1st Edition

The Routledge Handbook of Shakespeare and Interface

Edited By Clifford Werier, Paul Budra Copyright 2023
    392 Pages 42 B/W Illustrations
    by Routledge

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    The Routledge Handbook of Shakespeare and Interface provides a ground-breaking investigation into media-specific spaces where Shakespeare is experienced. While such operations may be largely invisible to the average reader or viewer, the interface properties of books, screens, and stages profoundly mediate our cognitive engagement with Shakespeare.

    This volume considers contemporary debates and questions including how mobile devices mediate the experience of Shakespeare; the impact of rapidly evolving virtual reality technologies and the interface architectures which condition Shakespearean plays; and how design elements of hypertext, menus, and screen navigation operate within internet Shakespeare spaces. Charting new frontiers, this diverse collection delivers fresh insight into human–computer interaction and user-experience theory, cognitive ecology, and critical approaches such as historical phenomenology. This volume also highlights the application of media and interface design theory to questions related to the medium of the play and its crucial interface with the body and mind.


    Clifford Werier and Paul Budra

    Part 1

    Media and the embodied mind 

    1 Reading Shakespeare: Interface and Cognitive Load

    Clifford Werier

    2 Shakespeare and Virtual Reality

    Rebecca Bushnell and Michael Ullyot

    3 All the Game Is a Stage: The Controller and Interface in Shakespearean Videogames Mark Kaethler

    4 Voice as Interface

    Bruce Smith

    Part 2 

    Apparent designs and hidden grounds 

    5 Shakespearean Interfaces and Worldmaking: Buried Narratives, Hidden Grounds, and the Culture of Adaptive Practice

    Daniel Fischlin

    6 What Are Interfaces For, Really?

    Gabriel Egan

    7 Interface Design and Editorial Theory

    Gary Taylor

    8 Abstraction as Shakespearean Interface

    Jonathan Lamb and Suzanne Tanner

    Part 3

    Surfaces and depths 

    9 The Hamlet First Quarto (1603) and the Play of Typography

    Erika Boeckeler

    10 Desiring Bodies, Divine Violence and Typographic Interfaces in Champ Fleury and Venus and Adonis

    Simon Ryle

    11 "If you can command these elements": TEI Markup as Shakespearean Interface

    Sarah Connell

    Part 4

    Display, navigation, and functionality 

    12 "Into a thousand parts divide": The Pursuit of Precision in Shakespeare’s Interfaces

    Rebecca Niles

    13 Does Jonson Break the Data Model? Interrelated Data Models for Early Modern English Drama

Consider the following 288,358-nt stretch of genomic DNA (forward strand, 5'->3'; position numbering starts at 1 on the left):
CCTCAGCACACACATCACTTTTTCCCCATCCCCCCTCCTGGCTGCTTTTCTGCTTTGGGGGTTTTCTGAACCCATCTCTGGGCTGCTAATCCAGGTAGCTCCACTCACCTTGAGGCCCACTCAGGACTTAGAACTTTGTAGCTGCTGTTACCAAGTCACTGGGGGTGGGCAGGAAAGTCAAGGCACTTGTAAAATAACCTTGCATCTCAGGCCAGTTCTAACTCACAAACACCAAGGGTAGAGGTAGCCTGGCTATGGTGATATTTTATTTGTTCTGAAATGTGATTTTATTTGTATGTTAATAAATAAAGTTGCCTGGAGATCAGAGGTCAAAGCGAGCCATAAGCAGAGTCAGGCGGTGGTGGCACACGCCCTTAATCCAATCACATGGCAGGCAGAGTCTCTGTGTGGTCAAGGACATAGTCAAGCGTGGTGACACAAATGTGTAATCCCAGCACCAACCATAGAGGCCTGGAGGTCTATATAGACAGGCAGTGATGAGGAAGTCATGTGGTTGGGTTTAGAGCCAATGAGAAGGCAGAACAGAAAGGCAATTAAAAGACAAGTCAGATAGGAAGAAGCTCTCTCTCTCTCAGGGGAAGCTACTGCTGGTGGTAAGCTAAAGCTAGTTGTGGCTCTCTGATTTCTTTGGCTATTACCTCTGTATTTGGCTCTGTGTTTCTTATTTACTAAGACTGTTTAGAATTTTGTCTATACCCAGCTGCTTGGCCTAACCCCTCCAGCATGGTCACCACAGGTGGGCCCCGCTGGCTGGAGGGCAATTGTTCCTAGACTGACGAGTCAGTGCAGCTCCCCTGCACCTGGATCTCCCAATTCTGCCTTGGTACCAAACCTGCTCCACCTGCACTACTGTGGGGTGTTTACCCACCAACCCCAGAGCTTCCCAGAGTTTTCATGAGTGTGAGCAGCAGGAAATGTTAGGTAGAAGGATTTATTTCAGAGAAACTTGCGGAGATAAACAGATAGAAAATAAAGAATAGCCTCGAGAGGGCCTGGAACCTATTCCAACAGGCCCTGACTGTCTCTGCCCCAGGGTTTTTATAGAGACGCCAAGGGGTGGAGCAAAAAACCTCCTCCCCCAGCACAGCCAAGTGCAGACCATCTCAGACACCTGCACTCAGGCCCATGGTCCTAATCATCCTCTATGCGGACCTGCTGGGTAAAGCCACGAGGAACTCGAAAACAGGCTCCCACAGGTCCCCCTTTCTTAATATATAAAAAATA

Meaghan Brown

    14 Browse as Interface in Shakespeare’s Texts and The World Shakespeare Bibliography Online

    Heidi Craig and Laura Estill

    Part 5

    User experience 

    15 "Make Your Best Use of This": A Case Study in User Experience Design for a Shakespeare Interface

    Kurt Daw

    16 Using Data and Design to Bring the New Variorum Shakespeare Online

    Anne Burdick, Laura Mandell, Bryan Tarpley, and Katayoun Torabi

    17 Mediating the Shakespeare User’s Digital Experience

    Eric Johnson and Stacey Redick

    Part 6

    Staging the interface 

    18 Access Points: Stage, Space, and/as Interface in the Early Modern Playhouses

    Laurie Johnson

    19 The Heuristics of Interface: Shakespeare’s Cymbeline

    Lauren Shohet

    20 Shakespeare Through the Bare Thrust Stage Interface

    Shoichiro Kawai

    Part 7

    Interfacing with performance 

    21 Shakespeare’s Walking Story: Site-specific Theater in a Covid World

    Gretchen Minton

    22 Interfacing Shakespeare Onscreen

    Alexa Joubin

    23 Front to Front: Enactment as Interface

    Mary Hartman

    24 Zoom Shakespeare

    Paul Budra


    Clifford Werier is Professor of English at Mount Royal University, Canada. His recent publications investigate time across media in Shakespearean jokes and the application of meme theory to the spread of contagious ideas in Coriolanus. He is the co-editor of Shakespeare and Consciousness (2016) and is the interface team leader on the Linked Early Modern Drama Online project.

    Paul Budra is Professor of English at Simon Fraser University, Canada. He has published six books and numerous articles on early modern drama and contemporary popular culture. He is the director of SFU Publications and a past president of the Pacific Northwest Renaissance Society.